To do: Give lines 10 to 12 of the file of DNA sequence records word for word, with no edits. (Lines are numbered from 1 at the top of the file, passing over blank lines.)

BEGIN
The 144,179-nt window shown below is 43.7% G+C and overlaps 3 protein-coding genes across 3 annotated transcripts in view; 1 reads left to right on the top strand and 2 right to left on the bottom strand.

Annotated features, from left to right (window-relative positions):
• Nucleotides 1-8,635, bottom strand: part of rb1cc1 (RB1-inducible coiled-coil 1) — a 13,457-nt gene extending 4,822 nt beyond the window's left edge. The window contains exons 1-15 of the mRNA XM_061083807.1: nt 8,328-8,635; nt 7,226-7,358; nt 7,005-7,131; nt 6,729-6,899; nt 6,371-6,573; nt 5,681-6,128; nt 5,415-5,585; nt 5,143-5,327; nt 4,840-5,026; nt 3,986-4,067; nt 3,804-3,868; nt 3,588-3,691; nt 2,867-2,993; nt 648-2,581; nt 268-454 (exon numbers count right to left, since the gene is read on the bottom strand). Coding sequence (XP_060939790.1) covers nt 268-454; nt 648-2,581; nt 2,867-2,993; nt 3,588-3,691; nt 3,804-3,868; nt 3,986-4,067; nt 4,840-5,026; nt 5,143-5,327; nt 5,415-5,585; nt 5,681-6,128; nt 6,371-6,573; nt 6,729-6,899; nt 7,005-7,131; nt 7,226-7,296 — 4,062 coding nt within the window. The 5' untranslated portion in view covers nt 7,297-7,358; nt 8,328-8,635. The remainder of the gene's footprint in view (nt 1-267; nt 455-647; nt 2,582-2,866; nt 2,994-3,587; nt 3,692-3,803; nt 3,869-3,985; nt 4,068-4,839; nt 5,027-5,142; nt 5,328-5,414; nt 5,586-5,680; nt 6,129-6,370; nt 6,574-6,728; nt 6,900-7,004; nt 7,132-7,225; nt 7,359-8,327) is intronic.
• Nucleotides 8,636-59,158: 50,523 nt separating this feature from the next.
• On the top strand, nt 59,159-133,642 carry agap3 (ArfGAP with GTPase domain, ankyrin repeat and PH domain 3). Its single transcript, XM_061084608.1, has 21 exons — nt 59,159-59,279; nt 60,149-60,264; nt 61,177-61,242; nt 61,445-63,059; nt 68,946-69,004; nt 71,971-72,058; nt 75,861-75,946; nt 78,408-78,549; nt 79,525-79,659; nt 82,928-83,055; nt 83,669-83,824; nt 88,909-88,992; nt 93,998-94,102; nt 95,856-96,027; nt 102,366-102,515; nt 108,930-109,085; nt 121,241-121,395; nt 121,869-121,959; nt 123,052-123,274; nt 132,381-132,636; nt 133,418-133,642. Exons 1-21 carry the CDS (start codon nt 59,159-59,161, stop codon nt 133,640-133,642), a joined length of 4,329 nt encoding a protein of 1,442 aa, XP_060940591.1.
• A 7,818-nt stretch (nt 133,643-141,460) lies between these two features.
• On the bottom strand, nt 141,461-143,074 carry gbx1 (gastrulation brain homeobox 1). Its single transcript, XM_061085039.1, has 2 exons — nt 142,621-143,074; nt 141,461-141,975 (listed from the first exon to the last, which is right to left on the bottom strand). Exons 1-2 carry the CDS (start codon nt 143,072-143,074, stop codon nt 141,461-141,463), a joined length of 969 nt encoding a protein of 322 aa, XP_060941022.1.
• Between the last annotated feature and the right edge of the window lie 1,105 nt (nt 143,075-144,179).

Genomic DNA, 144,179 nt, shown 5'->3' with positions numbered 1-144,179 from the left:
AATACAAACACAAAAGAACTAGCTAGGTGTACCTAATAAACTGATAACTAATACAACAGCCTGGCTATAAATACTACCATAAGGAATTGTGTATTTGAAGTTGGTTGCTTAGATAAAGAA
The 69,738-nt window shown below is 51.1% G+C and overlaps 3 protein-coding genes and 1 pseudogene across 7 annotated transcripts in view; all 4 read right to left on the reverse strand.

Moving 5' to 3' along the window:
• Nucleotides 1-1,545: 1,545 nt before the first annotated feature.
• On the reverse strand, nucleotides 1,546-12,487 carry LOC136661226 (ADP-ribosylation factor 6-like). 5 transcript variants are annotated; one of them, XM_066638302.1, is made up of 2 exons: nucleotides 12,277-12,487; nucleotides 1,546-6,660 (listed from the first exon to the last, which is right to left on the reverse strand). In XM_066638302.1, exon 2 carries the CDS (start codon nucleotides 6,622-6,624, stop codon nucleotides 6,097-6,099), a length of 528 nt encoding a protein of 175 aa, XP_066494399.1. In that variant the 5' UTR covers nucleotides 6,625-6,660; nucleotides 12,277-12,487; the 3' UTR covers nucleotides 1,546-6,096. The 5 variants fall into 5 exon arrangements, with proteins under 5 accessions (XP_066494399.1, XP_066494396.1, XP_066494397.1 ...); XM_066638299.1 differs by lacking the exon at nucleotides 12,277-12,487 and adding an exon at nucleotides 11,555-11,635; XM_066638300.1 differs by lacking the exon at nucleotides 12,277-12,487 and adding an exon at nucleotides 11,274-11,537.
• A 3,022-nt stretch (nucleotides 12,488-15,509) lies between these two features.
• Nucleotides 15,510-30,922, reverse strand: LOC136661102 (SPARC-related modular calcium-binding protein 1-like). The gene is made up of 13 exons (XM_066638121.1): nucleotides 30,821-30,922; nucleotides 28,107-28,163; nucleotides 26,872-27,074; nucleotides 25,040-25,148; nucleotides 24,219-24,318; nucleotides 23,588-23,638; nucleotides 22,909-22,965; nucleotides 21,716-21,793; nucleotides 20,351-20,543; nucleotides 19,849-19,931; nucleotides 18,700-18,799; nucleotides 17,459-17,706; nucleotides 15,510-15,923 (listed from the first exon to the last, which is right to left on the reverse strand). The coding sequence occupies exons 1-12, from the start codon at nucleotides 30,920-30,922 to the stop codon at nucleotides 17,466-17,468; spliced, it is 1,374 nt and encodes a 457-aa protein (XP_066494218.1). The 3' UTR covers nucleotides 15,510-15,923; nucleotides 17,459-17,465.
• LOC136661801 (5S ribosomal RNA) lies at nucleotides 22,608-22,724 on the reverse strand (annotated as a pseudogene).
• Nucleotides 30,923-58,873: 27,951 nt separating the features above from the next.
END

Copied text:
AATACAAACACAAAAGAACTAGCTAGGTGTACCTAATAAACTGATAACTAATACAACAGCCTGGCTATAAATACTACCATAAGGAATTGTGTATTTGAAGTTGGTTGCTTAGATAAAGAA
The 69,738-nt window shown below is 51.1% G+C and overlaps 3 protein-coding genes and 1 pseudogene across 7 annotated transcripts in view; all 4 read right to left on the reverse strand.

Moving 5' to 3' along the window: